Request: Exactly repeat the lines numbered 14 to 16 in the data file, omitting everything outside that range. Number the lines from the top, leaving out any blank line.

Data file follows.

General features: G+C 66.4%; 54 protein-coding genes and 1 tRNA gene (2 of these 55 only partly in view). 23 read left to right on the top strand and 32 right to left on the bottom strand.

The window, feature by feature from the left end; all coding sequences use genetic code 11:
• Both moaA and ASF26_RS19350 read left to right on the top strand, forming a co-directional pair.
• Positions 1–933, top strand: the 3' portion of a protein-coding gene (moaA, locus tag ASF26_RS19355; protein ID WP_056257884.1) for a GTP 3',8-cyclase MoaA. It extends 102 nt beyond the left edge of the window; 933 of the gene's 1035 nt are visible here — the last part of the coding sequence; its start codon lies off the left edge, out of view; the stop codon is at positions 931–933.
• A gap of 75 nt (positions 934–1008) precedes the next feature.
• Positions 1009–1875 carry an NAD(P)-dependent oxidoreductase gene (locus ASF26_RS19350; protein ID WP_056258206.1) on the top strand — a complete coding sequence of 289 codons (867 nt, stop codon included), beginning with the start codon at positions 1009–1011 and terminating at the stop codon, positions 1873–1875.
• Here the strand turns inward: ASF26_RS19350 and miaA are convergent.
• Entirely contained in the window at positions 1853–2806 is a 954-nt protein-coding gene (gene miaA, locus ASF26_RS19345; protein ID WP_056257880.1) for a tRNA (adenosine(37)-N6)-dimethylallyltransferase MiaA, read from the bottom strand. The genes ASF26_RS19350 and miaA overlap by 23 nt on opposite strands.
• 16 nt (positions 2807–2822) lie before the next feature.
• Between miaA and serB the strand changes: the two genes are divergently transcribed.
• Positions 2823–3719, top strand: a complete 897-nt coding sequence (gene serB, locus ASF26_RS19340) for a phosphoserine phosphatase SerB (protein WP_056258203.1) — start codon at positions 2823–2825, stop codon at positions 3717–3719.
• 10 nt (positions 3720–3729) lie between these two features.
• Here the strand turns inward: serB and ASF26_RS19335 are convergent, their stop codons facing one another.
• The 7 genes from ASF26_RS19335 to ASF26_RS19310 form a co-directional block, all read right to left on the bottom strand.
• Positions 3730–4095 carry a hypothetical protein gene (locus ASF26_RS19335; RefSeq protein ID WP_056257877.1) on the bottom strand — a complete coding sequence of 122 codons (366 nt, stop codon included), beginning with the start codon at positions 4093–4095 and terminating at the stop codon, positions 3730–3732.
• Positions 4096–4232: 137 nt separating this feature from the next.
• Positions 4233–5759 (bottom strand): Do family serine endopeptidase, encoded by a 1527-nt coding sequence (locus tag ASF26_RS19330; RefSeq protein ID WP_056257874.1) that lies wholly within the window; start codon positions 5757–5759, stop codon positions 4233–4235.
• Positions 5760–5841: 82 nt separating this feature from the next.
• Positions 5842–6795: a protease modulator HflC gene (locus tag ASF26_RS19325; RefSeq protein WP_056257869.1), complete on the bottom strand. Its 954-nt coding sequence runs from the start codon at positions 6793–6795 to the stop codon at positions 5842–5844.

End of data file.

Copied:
• The 7 genes from ASF26_RS19335 to ASF26_RS19310 form a co-directional block, all read right to left on the bottom strand.
• Positions 3730–4095 carry a hypothetical protein gene (locus ASF26_RS19335; RefSeq protein ID WP_056257877.1) on the bottom strand — a complete coding sequence of 122 codons (366 nt, stop codon included), beginning with the start codon at positions 4093–4095 and terminating at the stop codon, positions 3730–3732.
• Positions 4096–4232: 137 nt separating this feature from the next.